An Asian citrus psyllid (ACP) sample confirmed positive for Candidatus Liberibacter asiaticus (CLas) — the bacteria that causes huanglongbing (HLB) — was collected from a commercial citrus grove in the Pauma Valley area of California’s San Diego County. This confirmation marks the first CLas-positive ACP found in a commercial grove in San Diego County and only the second grove detection in California.
The Citrus Pest & Disease Prevention Program (CPDPP) announced the detection July 1.
The Asian citrus psyllid sample was collected during a routine commodity survey conducted by Citrus Pest and Disease Prevention Division (CPDPD) staff. Five adult psyllid samples were pooled and tested for CLas, resulting in confirmation of the bacteria by the laboratory of Citrus Research Board’s Jerry Dimitman. Confirmation was later verified by the U.S. Department of Agriculture’s Animal and Plant Health Inspection Service.
CPDPD staff is conducting intensive surveys and collecting samples per the ACP/HLB Action Plan from the perimeter of all commercial groves and residential HLB host plants that are located within a 250-meter radius around the find.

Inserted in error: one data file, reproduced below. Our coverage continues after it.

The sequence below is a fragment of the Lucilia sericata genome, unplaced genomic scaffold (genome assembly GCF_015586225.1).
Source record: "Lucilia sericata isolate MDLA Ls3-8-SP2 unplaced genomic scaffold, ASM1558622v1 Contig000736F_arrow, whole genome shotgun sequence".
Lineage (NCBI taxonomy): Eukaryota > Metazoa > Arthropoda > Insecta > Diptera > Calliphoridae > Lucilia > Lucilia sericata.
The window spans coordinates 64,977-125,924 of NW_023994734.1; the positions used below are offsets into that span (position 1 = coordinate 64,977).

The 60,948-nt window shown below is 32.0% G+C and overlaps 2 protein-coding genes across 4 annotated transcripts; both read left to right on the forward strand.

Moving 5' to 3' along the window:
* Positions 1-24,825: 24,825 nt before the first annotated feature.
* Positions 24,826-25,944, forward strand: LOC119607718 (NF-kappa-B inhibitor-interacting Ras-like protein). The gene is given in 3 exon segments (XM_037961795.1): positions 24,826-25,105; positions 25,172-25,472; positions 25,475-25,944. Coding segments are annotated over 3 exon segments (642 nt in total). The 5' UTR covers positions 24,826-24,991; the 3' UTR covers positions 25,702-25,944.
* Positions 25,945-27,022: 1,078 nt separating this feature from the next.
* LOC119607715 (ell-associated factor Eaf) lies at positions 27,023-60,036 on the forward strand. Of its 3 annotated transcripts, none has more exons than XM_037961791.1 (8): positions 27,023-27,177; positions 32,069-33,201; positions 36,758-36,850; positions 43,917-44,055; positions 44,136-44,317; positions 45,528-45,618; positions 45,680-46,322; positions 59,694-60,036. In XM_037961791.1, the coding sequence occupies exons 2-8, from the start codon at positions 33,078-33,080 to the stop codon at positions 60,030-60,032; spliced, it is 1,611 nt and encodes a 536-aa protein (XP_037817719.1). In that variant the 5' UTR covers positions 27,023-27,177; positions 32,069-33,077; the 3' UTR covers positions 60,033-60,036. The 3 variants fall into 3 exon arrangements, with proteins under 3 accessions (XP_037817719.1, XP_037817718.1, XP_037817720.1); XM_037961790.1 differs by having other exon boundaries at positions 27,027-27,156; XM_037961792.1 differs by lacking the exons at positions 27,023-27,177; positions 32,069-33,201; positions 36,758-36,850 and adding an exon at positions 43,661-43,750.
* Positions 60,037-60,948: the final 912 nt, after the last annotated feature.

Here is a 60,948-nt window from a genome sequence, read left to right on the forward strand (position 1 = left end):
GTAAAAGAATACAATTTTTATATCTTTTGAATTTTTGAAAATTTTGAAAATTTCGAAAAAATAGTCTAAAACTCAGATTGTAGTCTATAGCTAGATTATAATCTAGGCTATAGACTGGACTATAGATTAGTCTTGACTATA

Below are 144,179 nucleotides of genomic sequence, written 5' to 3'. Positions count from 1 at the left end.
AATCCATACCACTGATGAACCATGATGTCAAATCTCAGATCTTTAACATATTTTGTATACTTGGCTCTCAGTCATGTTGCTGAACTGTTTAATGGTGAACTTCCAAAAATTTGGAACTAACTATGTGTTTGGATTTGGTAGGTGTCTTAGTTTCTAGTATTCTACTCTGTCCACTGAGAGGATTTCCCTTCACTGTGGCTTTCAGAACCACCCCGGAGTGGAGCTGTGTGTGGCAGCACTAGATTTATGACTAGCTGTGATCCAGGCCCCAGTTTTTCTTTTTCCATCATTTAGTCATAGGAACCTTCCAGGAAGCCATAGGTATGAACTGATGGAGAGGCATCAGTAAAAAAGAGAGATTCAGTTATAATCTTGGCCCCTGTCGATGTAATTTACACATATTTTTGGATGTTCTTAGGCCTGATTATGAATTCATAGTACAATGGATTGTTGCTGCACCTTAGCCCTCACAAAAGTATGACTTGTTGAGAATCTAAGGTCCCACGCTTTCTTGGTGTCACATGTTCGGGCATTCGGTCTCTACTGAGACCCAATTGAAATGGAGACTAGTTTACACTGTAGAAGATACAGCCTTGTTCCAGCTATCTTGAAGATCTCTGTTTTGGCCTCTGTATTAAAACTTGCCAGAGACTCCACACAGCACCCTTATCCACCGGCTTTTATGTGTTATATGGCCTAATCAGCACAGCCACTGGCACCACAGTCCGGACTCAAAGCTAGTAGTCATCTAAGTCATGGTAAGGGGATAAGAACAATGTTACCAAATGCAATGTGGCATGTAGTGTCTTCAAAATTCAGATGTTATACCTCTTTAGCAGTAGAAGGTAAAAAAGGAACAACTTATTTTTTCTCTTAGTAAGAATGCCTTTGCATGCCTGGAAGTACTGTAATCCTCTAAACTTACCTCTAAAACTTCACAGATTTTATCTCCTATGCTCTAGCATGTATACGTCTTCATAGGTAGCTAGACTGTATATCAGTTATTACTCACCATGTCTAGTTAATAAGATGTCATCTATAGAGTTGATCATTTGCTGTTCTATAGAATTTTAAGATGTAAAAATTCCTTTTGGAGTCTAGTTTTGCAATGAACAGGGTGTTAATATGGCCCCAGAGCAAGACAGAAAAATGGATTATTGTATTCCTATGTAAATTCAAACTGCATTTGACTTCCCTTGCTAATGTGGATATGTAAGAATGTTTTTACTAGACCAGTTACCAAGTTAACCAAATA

While treatment is not mandatory as a result of the detection, all growers within 250 meters of the find site will be notified by their local grower liaisons. The growers will be encouraged to apply insecticides to all HLB host material within the designated area with materials recommended by the University of California (UC).
“It is more crucial than ever that we prevent HLB from potentially impacting commercial citrus groves by working to eradicate ACP populations now,” CPDPP stated. “The cost to manage the ACP is far less than any potential costs or loss to the industry should HLB take hold in our commercial groves and throughout our state.”
CPDPP added that it is critical to follow best practices and review recommendations from the UC on how to protect commercial citrus groves from HLB.
Growers in San Diego County may contact their local Grower Liaison Sandra Zwaal, the county agricultural commissioner’s office or the California Department of Food and Agriculture (CDFA) Pest Hotline at 800-491-1899 for additional information. Growers seeing or suspecting ACP or HLB symptoms in their groves should notify the CDFA.
Learn more about the HLB prevention effort in California.
Source: Citrus Pest & Disease Prevention Program
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